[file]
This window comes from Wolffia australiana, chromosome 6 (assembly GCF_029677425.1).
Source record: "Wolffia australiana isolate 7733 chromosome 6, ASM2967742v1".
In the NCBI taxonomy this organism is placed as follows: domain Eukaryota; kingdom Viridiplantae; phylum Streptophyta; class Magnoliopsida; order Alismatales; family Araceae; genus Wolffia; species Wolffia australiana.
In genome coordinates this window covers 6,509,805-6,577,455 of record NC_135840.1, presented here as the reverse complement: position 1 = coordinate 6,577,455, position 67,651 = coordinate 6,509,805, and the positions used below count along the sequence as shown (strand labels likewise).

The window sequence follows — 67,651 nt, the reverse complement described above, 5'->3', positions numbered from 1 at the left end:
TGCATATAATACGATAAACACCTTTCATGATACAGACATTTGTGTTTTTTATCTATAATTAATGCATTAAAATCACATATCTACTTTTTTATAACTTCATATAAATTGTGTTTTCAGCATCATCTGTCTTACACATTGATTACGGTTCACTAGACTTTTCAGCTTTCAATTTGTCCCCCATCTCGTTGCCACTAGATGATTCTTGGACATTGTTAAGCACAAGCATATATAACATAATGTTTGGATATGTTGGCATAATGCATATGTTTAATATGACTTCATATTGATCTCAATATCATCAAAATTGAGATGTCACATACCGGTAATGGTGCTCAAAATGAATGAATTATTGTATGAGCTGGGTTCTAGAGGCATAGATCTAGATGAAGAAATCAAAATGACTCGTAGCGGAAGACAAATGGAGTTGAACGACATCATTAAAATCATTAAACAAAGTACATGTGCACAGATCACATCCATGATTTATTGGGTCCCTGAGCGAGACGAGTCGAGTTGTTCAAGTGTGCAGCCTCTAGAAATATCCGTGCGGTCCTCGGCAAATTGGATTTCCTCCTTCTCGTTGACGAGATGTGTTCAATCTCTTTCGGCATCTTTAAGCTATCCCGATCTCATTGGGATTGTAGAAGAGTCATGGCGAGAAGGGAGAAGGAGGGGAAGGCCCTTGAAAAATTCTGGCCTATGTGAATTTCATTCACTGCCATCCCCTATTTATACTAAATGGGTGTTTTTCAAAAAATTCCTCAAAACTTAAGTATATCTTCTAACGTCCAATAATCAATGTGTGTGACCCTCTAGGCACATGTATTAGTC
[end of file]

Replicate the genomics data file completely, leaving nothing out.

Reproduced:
This window comes from Wolffia australiana, chromosome 6 (assembly GCF_029677425.1).
Source record: "Wolffia australiana isolate 7733 chromosome 6, ASM2967742v1".
In the NCBI taxonomy this organism is placed as follows: domain Eukaryota; kingdom Viridiplantae; phylum Streptophyta; class Magnoliopsida; order Alismatales; family Araceae; genus Wolffia; species Wolffia australiana.
In genome coordinates this window covers 6,509,805-6,577,455 of record NC_135840.1, presented here as the reverse complement: position 1 = coordinate 6,577,455, position 67,651 = coordinate 6,509,805, and the positions used below count along the sequence as shown (strand labels likewise).

The window sequence follows — 67,651 nt, the reverse complement described above, 5'->3', positions numbered from 1 at the left end:
TGCATATAATACGATAAACACCTTTCATGATACAGACATTTGTGTTTTTTATCTATAATTAATGCATTAAAATCACATATCTACTTTTTTATAACTTCATATAAATTGTGTTTTCAGCATCATCTGTCTTACACATTGATTACGGTTCACTAGACTTTTCAGCTTTCAATTTGTCCCCCATCTCGTTGCCACTAGATGATTCTTGGACATTGTTAAGCACAAGCATATATAACATAATGTTTGGATATGTTGGCATAATGCATATGTTTAATATGACTTCATATTGATCTCAATATCATCAAAATTGAGATGTCACATACCGGTAATGGTGCTCAAAATGAATGAATTATTGTATGAGCTGGGTTCTAGAGGCATAGATCTAGATGAAGAAATCAAAATGACTCGTAGCGGAAGACAAATGGAGTTGAACGACATCATTAAAATCATTAAACAAAGTACATGTGCACAGATCACATCCATGATTTATTGGGTCCCTGAGCGAGACGAGTCGAGTTGTTCAAGTGTGCAGCCTCTAGAAATATCCGTGCGGTCCTCGGCAAATTGGATTTCCTCCTTCTCGTTGACGAGATGTGTTCAATCTCTTTCGGCATCTTTAAGCTATCCCGATCTCATTGGGATTGTAGAAGAGTCATGGCGAGAAGGGAGAAGGAGGGGAAGGCCCTTGAAAAATTCTGGCCTATGTGAATTTCATTCACTGCCATCCCCTATTTATACTAAATGGGTGTTTTTCAAAAAATTCCTCAAAACTTAAGTATATCTTCTAACGTCCAATAATCAATGTGTGTGACCCTCTAGGCACATGTATTAGTC